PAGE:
Are Carbs Bad for Me?

In recent years, there’s been a fashionable trend to shun carbohydrates to keep weight down. We explore the facts about carbs.

Grains and carbs, especially whole grains, are a vital part of any diet. They can be found in brown rice, pasta, cereals, bread and popcorn. However, in recent years, many people have opted to avoid these foods—especially those trying to lose weight. Perhaps due to the popularity of low-carb diets like the Atkins, Dukan and South Beach diets, people believe carbohydrates should be avoided. The only instance where this might apply is with refined carbs, or white carbs (white bread, white pasta, white rice). Most white carbs start with flour that has been ground and refined by stripping the outer layer, where the fibre is located. Refined carbs are easy to overeat as they are less satisfying than their wholegrain counterparts, and the body can absorb processed grains and simple sugars relatively quickly, and increased blood sugar triggers a release of insulin—meaning that hunger will return quickly. 

However, carbohydrates, especially wholegrain varieties, are important for our health and to maintain a healthy weight, provide a whole host of health benefits and can alleviate certain ailments. 

See also: Unwind and De-stress with Good Nutrition

Digestion aid 

The fibre content in whole grains helps to keep bowel movements regular, and studies have shown that people who eat more fibre need fewer laxatives. Whole grains can help prevent diverticulosis (a condition where little pouches form in the colon wall, causing inflammation, constipation, diarrhoea and stomach pain). 

Whole grains also contain lactic acid which promotes ‘good bacteria’ in the large intestine, aiding digestion and promoting better nutrition absorption, and can even help to strengthen the body’s immune system. 

Heart health

Whole grains not only help prevent your body from absorbing ‘bad’ cholesterol, they can also lower triglycerides—both of which are major contributors to heart disease. 

One study found that those who ate two to three servings of whole grain products daily were 30 percent less likely to have a heart attack or die from heart disease, compared with those who ate less than one serving a week.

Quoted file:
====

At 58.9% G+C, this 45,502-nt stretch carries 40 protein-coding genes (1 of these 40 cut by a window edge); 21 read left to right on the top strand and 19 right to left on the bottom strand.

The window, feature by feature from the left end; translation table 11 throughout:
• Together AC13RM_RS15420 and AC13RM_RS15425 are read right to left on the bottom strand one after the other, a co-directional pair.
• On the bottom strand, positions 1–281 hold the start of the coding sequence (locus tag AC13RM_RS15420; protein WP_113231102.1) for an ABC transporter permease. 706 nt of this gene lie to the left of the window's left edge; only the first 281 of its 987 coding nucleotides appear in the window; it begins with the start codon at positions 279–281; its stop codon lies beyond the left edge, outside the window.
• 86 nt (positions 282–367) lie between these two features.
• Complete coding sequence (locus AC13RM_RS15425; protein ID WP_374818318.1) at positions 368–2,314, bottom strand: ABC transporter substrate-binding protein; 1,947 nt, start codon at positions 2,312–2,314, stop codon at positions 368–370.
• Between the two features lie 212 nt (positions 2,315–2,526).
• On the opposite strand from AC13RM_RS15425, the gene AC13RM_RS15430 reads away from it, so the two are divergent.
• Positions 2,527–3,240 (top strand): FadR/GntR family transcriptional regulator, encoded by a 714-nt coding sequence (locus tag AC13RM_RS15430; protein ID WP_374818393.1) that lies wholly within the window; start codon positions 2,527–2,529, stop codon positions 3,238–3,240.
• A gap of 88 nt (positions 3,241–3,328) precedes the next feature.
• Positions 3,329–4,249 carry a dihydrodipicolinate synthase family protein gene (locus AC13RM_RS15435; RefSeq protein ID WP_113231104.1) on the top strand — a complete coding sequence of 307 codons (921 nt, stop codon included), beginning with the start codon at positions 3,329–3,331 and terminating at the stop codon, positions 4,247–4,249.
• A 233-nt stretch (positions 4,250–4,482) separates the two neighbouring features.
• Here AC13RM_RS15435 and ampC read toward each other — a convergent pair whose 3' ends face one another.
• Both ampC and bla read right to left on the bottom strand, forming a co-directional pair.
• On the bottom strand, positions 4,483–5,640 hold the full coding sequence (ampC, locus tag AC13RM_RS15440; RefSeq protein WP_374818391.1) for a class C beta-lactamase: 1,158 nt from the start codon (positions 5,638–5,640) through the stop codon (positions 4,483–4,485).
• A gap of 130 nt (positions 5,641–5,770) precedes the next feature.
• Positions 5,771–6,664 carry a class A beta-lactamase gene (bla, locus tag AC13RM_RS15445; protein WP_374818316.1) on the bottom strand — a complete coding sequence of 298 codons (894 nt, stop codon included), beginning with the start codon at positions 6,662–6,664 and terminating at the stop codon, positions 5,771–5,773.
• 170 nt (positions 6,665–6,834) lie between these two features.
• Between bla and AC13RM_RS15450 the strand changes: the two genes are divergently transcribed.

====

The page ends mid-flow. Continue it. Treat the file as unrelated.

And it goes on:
Maintain a healthy weight 

People who eat a lot of whole grains are more likely to keep their weight in check and less likely to gain weight over time than those who eat refined grains. In one study, women who consumed the most wheat germ, brown rice, dark bread, popcorn, and other whole grains had a 49 percent lower risk of ‘major weight gain’ over time compared with women who favoured white bread. Over the span of 12 years, middle-aged men and women who ate a diet high in fiber gained 3.35 pounds less than those who went for refined products. Even if eating whole grains doesn’t actually make you lose weight, studies have shown that it can help you cut down on the amount of body fat you have and lead to a healthier distribution of that fat. Specifically, eating whole grains can leave you with less belly fat, which can increase your risk of diabetes and other health problems. 

See also: Weight Loss Choices

Did you know?

Grains are important sources of nutrients, such as: 

B vitamins thiamin (Vitamin B1), riboflavin (Vitamin B2), niacin (Vitamin B3) and folate (Vitamin B9)—important in a variety of biological functions. 

Folate (folic acid), one of the B vitamins, helps the body form
new cells and can prevent certain birth defects.

Iron is used to carry oxygen in the blood.

Magnesium is involved in more than 300 processes in the body, including bone health and energy release. 

Selenium is important for a healthy immune system and regulating thyroid hormone action.

Read more on Celebrity Angels about carbs and weight loss. 

See also: Dietary Requirements for type 2 Diabetes

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